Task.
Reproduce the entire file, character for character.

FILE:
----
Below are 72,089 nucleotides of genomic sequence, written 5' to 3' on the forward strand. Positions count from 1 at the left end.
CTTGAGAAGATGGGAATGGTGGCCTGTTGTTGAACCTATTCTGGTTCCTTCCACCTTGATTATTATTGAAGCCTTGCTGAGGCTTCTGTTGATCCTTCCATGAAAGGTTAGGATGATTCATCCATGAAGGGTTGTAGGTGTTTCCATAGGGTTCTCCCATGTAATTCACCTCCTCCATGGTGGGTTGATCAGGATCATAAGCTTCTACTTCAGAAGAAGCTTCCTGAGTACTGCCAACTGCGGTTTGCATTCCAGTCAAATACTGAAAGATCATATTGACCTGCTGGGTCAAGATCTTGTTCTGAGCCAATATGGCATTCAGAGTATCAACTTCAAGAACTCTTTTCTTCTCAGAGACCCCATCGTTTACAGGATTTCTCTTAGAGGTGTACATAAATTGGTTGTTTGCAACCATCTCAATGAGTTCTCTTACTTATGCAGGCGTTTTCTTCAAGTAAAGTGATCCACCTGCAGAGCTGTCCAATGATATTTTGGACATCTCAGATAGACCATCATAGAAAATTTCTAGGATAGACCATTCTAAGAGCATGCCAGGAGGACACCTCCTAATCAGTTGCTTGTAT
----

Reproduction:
Below are 72,089 nucleotides of genomic sequence, written 5' to 3' on the forward strand. Positions count from 1 at the left end.
CTTGAGAAGATGGGAATGGTGGCCTGTTGTTGAACCTATTCTGGTTCCTTCCACCTTGATTATTATTGAAGCCTTGCTGAGGCTTCTGTTGATCCTTCCATGAAAGGTTAGGATGATTCATCCATGAAGGGTTGTAGGTGTTTCCATAGGGTTCTCCCATGTAATTCACCTCCTCCATGGTGGGTTGATCAGGATCATAAGCTTCTACTTCAGAAGAAGCTTCCTGAGTACTGCCAACTGCGGTTTGCATTCCAGTCAAATACTGAAAGATCATATTGACCTGCTGGGTCAAGATCTTGTTCTGAGCCAATATGGCATTCAGAGTATCAACTTCAAGAACTCTTTTCTTCTCAGAGACCCCATCGTTTACAGGATTTCTCTTAGAGGTGTACATAAATTGGTTGTTTGCAACCATCTCAATGAGTTCTCTTACTTATGCAGGCGTTTTCTTCAAGTAAAGTGATCCACCTGCAGAGCTGTCCAATGATATTTTGGACATCTCAGATAGACCATCATAGAAAATTTCTAGGATAGACCATTCTAAGAGCATGCCAGGAGGACACCTCCTAATCAGTTGCTTGTAT